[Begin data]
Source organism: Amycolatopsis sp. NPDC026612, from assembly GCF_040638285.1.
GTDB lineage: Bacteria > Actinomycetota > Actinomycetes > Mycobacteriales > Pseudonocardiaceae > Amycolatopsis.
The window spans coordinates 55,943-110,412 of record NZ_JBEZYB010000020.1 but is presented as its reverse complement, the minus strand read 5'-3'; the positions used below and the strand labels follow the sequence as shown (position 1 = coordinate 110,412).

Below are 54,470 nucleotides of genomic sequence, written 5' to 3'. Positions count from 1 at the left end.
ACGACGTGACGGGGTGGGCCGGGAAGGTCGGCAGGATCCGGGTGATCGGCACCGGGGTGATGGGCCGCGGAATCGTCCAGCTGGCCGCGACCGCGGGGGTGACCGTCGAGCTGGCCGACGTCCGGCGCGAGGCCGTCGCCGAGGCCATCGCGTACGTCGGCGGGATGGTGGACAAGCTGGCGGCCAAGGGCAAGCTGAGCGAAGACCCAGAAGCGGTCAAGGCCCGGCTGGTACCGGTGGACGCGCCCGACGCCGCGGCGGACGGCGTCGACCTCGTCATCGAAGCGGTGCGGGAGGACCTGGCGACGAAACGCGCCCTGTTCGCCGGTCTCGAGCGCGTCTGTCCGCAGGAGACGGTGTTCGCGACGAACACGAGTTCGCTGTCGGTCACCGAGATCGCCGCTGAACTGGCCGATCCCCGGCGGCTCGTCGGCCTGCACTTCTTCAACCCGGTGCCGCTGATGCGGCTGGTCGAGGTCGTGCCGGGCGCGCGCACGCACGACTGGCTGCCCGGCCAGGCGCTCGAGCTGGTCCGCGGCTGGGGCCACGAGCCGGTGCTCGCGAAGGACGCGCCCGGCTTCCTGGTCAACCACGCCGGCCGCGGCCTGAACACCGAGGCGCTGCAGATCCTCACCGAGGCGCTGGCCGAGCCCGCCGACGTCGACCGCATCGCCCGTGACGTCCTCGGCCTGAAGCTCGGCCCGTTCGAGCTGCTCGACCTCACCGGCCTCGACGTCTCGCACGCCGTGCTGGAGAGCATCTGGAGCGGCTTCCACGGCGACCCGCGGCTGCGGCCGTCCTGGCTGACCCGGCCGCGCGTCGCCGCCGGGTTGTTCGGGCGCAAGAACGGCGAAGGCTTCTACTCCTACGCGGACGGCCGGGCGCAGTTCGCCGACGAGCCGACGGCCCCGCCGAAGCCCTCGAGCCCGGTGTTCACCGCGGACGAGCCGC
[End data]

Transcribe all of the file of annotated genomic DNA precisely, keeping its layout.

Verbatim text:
Source organism: Amycolatopsis sp. NPDC026612, from assembly GCF_040638285.1.
GTDB lineage: Bacteria > Actinomycetota > Actinomycetes > Mycobacteriales > Pseudonocardiaceae > Amycolatopsis.
The window spans coordinates 55,943-110,412 of record NZ_JBEZYB010000020.1 but is presented as its reverse complement, the minus strand read 5'-3'; the positions used below and the strand labels follow the sequence as shown (position 1 = coordinate 110,412).

Below are 54,470 nucleotides of genomic sequence, written 5' to 3'. Positions count from 1 at the left end.
ACGACGTGACGGGGTGGGCCGGGAAGGTCGGCAGGATCCGGGTGATCGGCACCGGGGTGATGGGCCGCGGAATCGTCCAGCTGGCCGCGACCGCGGGGGTGACCGTCGAGCTGGCCGACGTCCGGCGCGAGGCCGTCGCCGAGGCCATCGCGTACGTCGGCGGGATGGTGGACAAGCTGGCGGCCAAGGGCAAGCTGAGCGAAGACCCAGAAGCGGTCAAGGCCCGGCTGGTACCGGTGGACGCGCCCGACGCCGCGGCGGACGGCGTCGACCTCGTCATCGAAGCGGTGCGGGAGGACCTGGCGACGAAACGCGCCCTGTTCGCCGGTCTCGAGCGCGTCTGTCCGCAGGAGACGGTGTTCGCGACGAACACGAGTTCGCTGTCGGTCACCGAGATCGCCGCTGAACTGGCCGATCCCCGGCGGCTCGTCGGCCTGCACTTCTTCAACCCGGTGCCGCTGATGCGGCTGGTCGAGGTCGTGCCGGGCGCGCGCACGCACGACTGGCTGCCCGGCCAGGCGCTCGAGCTGGTCCGCGGCTGGGGCCACGAGCCGGTGCTCGCGAAGGACGCGCCCGGCTTCCTGGTCAACCACGCCGGCCGCGGCCTGAACACCGAGGCGCTGCAGATCCTCACCGAGGCGCTGGCCGAGCCCGCCGACGTCGACCGCATCGCCCGTGACGTCCTCGGCCTGAAGCTCGGCCCGTTCGAGCTGCTCGACCTCACCGGCCTCGACGTCTCGCACGCCGTGCTGGAGAGCATCTGGAGCGGCTTCCACGGCGACCCGCGGCTGCGGCCGTCCTGGCTGACCCGGCCGCGCGTCGCCGCCGGGTTGTTCGGGCGCAAGAACGGCGAAGGCTTCTACTCCTACGCGGACGGCCGGGCGCAGTTCGCCGACGAGCCGACGGCCCCGCCGAAGCCCTCGAGCCCGGTGTTCACCGCGGACGAGCCGC